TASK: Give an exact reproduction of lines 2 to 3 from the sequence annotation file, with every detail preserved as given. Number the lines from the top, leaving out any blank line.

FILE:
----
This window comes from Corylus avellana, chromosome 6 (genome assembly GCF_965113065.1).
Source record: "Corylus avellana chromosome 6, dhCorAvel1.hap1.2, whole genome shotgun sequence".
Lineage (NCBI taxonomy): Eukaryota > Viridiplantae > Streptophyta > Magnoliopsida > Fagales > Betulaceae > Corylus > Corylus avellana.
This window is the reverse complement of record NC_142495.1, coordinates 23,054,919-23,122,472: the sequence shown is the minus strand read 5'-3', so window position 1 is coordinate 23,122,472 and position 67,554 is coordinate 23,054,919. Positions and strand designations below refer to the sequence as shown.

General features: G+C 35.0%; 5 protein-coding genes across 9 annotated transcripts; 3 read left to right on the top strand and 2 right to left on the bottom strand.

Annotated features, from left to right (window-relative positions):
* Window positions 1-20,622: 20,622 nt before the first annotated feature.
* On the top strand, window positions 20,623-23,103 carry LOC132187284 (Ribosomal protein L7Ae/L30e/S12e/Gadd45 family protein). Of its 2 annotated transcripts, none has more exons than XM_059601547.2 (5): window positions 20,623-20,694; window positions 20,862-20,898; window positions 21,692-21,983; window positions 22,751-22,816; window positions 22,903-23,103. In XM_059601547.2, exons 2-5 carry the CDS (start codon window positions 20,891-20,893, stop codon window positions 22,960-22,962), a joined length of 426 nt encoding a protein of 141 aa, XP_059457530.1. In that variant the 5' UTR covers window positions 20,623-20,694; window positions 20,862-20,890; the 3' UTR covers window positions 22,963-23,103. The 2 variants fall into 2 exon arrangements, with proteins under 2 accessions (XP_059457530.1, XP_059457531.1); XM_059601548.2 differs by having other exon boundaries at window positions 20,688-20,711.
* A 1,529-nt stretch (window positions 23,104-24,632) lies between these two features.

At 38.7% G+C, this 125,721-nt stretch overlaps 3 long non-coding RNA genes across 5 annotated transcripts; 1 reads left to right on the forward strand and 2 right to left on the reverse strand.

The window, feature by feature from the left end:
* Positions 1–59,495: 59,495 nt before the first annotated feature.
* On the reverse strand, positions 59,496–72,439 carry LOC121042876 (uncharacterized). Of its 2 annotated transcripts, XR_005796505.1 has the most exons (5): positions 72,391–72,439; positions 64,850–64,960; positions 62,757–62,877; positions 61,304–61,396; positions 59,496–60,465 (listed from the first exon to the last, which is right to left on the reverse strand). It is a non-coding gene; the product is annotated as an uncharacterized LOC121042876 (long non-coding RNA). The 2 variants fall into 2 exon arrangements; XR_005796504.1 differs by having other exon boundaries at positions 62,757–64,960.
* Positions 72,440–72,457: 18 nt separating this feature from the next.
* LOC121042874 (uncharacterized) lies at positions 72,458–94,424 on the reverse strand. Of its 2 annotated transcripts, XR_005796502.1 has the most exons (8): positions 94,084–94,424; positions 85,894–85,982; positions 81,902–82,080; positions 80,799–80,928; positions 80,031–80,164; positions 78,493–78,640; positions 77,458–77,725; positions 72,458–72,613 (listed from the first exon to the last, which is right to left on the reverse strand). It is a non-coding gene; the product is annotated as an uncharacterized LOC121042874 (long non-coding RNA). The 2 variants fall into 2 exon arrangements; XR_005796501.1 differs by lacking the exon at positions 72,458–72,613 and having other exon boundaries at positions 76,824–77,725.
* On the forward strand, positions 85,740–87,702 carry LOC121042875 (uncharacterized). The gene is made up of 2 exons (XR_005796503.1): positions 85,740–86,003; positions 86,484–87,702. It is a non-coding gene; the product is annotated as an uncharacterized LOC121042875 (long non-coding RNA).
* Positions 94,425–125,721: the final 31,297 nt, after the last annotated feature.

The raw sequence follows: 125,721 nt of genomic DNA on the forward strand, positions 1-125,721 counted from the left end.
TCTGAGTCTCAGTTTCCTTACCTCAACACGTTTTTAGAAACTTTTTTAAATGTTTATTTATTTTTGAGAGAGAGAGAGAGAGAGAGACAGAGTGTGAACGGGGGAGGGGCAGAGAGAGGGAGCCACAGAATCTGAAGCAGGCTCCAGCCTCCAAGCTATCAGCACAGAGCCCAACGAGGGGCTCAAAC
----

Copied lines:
Source record: "Corylus avellana chromosome 6, dhCorAvel1.hap1.2, whole genome shotgun sequence".
Lineage (NCBI taxonomy): Eukaryota > Viridiplantae > Streptophyta > Magnoliopsida > Fagales > Betulaceae > Corylus > Corylus avellana.